Waterfowler Training
Waterfowl Hunting
Collars built to withstand the elements for you and your retriever.

  1. SportDOG WetlandHunter® 425X
    List: $219.95

    Stimulation Type Continuous, Momentary, Vibration, Tone

    The WetlandHunter® 425 is designed for use in the waterfowl hunting environment with close-working dogs. This device takes the most advanced, industry-leading technology that SportDOG™ Brand has ever built and combined it with the most compact system ever offered...

  2. "Best for duck hunting."

    SportDOG WetlandHunter® 1825X
    List: $339.95

    Stimulation Type Continuous, Momentary, Vibration, Tone, Jump

    Accuracy, flexibility, and its waterproof design is what makes the WetlandHunter Series among the best for waterfowlers. The SD-1825X packs 7 levels of low, medium, and high stimulation, with vibrate and tone options available, and runs it out to a 1 mile range. It's expandable up the 6 dogs, and the Realtree Advantage Max-4 HD Camo is also a nice touch...

  3. "Made for the water."

    DT Systems H2O 1820 PLUS Vibration - Camo

    Stimulation Type Continuous, Momentary, Vibration

    Why do we like the H20 1820 PLUS? It floats! Duck hunters like stuff that floats. The DT Systems H20 1820 PLUS offers what you and your water dog needs. This waterfowl dog training collar is rugged enough for the harsh elements, including a one mile range and is expandable up to 3 dogs...

  4. "Hand's free!"

    DT Systems R.A.P.T. 1400 Rapid Access Pro Trainer - Camo
    List: $239.99

    Stimulation Type Continuous, Momentary, Vibration, Jump

    You got a call in one hand, gun in the other, the birds are circling, you can't move… Just before they set in, "Hardhead" wants to break. The ergonomic, simple operating DT Systems Rapid Access Pro Trainer comes to the rescue with exactly what it's designed for - Rapid Access. This duck dog training collar will be a great addition to the duck blind...

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, Senior Field Staff

Why are these collars the right choice for my duck hunting dogs?

There are specific requirements for waterfowling gear and there is no exception when it comes to training collars.  We have clothing that can tolerate an ice storm, boats that that can imitate marsh islands, guns designed for salt water, decoys with century old origins, and dogs that can swim the Pamlico Sound.  Naturally, our water dog training collars are going to be as unique as the sport.  Granted we’re not reinventing the wheel, and most duck hunting dog training collars are built off of the basic frame and principle (transmitter and receiver) however, there are certain requirements that are necessary for these components to survive duck hunting.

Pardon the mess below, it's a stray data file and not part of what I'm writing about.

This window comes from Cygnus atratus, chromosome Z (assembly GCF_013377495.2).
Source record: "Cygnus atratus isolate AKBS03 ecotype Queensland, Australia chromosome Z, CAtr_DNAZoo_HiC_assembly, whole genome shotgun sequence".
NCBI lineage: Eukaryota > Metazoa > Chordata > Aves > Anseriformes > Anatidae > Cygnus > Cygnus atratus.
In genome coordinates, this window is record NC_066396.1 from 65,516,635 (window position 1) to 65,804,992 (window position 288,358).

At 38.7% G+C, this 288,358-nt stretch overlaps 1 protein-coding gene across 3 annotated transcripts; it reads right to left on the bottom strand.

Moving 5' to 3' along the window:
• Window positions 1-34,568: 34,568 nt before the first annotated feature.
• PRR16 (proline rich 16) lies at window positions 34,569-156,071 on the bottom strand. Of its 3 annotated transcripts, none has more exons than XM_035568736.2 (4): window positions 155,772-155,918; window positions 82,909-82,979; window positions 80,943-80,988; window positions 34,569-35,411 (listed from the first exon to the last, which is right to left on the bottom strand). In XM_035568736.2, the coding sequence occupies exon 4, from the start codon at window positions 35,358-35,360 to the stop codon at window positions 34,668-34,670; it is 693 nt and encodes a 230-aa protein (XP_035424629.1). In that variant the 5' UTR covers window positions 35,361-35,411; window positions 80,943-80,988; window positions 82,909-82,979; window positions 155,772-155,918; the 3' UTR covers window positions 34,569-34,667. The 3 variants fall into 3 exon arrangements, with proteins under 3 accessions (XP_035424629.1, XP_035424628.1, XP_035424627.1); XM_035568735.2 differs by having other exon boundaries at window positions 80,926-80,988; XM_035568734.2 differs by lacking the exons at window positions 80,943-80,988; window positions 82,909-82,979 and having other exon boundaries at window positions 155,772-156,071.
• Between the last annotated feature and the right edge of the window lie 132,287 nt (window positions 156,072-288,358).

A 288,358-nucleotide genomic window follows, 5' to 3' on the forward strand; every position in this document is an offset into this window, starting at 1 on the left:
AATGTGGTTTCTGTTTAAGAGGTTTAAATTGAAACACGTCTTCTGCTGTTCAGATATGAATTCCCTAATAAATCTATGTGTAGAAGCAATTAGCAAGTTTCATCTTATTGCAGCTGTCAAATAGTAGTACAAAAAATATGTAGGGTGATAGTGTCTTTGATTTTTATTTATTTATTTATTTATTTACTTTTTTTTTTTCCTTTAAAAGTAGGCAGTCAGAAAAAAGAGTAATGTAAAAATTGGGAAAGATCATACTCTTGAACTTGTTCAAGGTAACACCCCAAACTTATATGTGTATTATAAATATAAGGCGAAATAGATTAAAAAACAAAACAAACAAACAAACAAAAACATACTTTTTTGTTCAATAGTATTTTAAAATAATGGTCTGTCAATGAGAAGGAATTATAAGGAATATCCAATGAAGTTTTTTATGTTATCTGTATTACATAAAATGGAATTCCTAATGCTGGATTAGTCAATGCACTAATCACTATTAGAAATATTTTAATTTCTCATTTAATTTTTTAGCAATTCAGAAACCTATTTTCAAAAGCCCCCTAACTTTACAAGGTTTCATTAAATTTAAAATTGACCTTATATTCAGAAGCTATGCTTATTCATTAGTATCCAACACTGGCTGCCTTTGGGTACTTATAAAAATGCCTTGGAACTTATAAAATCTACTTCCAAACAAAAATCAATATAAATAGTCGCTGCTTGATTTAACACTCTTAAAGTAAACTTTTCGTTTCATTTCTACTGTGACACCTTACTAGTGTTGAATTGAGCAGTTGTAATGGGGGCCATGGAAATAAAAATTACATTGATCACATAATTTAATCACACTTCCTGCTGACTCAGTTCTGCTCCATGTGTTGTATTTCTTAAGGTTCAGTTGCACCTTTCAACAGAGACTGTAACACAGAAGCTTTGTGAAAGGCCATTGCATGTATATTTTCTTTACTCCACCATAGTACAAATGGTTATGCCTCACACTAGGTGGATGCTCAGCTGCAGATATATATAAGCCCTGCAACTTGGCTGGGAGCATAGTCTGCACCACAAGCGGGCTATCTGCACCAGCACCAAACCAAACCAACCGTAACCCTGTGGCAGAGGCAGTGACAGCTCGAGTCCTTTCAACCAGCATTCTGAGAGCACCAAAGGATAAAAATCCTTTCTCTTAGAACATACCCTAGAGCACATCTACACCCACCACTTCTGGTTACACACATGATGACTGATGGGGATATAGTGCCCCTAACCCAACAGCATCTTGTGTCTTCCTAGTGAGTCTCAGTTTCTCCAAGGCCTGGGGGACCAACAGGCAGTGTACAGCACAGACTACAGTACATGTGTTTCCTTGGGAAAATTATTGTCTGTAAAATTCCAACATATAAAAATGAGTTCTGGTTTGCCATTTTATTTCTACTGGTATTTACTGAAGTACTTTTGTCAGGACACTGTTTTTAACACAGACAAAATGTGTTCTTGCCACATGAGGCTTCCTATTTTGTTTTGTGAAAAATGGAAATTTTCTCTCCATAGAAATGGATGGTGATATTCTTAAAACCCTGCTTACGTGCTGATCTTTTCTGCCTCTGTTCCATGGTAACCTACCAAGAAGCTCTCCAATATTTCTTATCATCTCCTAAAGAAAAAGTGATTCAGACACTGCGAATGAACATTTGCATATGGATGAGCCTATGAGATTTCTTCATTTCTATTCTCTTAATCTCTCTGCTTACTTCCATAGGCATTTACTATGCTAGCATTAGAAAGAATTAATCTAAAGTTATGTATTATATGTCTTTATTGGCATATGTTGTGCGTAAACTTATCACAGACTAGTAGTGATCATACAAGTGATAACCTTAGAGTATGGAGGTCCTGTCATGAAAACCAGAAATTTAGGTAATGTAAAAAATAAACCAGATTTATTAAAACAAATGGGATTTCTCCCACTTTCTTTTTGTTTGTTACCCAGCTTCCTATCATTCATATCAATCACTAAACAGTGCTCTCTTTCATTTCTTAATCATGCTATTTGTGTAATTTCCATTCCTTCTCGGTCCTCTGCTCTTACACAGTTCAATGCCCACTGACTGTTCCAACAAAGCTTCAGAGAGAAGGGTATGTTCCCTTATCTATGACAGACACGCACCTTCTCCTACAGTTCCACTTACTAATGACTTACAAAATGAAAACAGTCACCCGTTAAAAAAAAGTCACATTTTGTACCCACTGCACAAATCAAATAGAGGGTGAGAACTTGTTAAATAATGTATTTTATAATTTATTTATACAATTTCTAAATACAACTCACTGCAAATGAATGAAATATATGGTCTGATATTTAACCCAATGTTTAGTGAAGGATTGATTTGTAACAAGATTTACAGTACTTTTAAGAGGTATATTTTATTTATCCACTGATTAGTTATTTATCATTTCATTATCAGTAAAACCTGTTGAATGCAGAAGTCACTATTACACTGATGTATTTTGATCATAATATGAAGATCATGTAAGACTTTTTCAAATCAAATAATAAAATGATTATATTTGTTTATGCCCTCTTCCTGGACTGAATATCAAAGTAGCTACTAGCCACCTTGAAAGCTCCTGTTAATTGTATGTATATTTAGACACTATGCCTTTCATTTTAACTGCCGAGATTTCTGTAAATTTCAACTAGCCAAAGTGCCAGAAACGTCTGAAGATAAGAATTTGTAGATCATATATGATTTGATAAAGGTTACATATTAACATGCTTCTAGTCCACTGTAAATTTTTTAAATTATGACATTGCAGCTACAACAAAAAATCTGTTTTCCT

They have to be tough.

Waterfowl hunters (and duck hunting dogs) usually encounter some of the harshest environments on a regular basis.  Obviously there’s going to be water, and having both a transmitter and receiver that is fully waterproof and submersible is a must.  The ducks fly best when it’s cold, windy, and wet.  Snow and ice get the birds flying like nothing else.  Training collars have to be built for these elements.  Not only does the unit have to be solid and rugged, also having an indestructible collar strap is a must.  And don’t forget about the mud.  Deep, mucky, stinking, relentless mud, mud that infiltrates every nook and chink of your gear, mud that you wear home, mud that doesn’t wash out.  Your waterfowl training collar has to be tough.

Need for concealment.

Ducks have impeccable eye sight which makes having a camouflage training collar a priority.  From all angles, in front of and above, your concealment matters.  Movements in the blind or solid objects that stand out are sure to flare the birds.  Duck hunters go to great extremes to cover up and camouflage themselves and their gear.  All aspects of the hunter and retriever must be hidden.  Having a camouflage training collar is only a natural choice in order to avoid standing out. 

Range and additional collars.

There are however a couple of items that are not as important in owning a waterfowler dog training collar, and they are worthy to mention here.  Training collars made today have a great deal of thought put into their effective range, and some of them can even transmit up to 10 miles.  With retrieval the need for great distance is not such a priority.  Most of the time they are going to be right beside you and most of the static corrections are going to be either breaking at the gun shot or to turn them from chasing after a down bird from the next blind over.  Most hunters agree that 400 yards is a good minimum range, and though the average training collar has about a mile range, you may never need to go that far.

Also, the ability to add multiple dogs is not a priority.  Retrieving waterfowl is usually a one pet sport.  With the exception of professional trainers or working a new puppy with old faithful, you will probably never fully utilize the function of multiple dogs on your transmitter.

In the end…

…the training collar you choose for your retriever needs to fit the specific criteria required by the waterfowlers world.  The ability to withstand harsh environmental factors such as water, wind, and rain are a must.  Ruggedness and reliability are a priority.  The ability to be fully concealed in flooded timber or marsh grass makes having a camouflage training collar an easy decision.   Range and multiple receivers are not so important.  These simple principles are what makes a waterfowl training collar for your pet.

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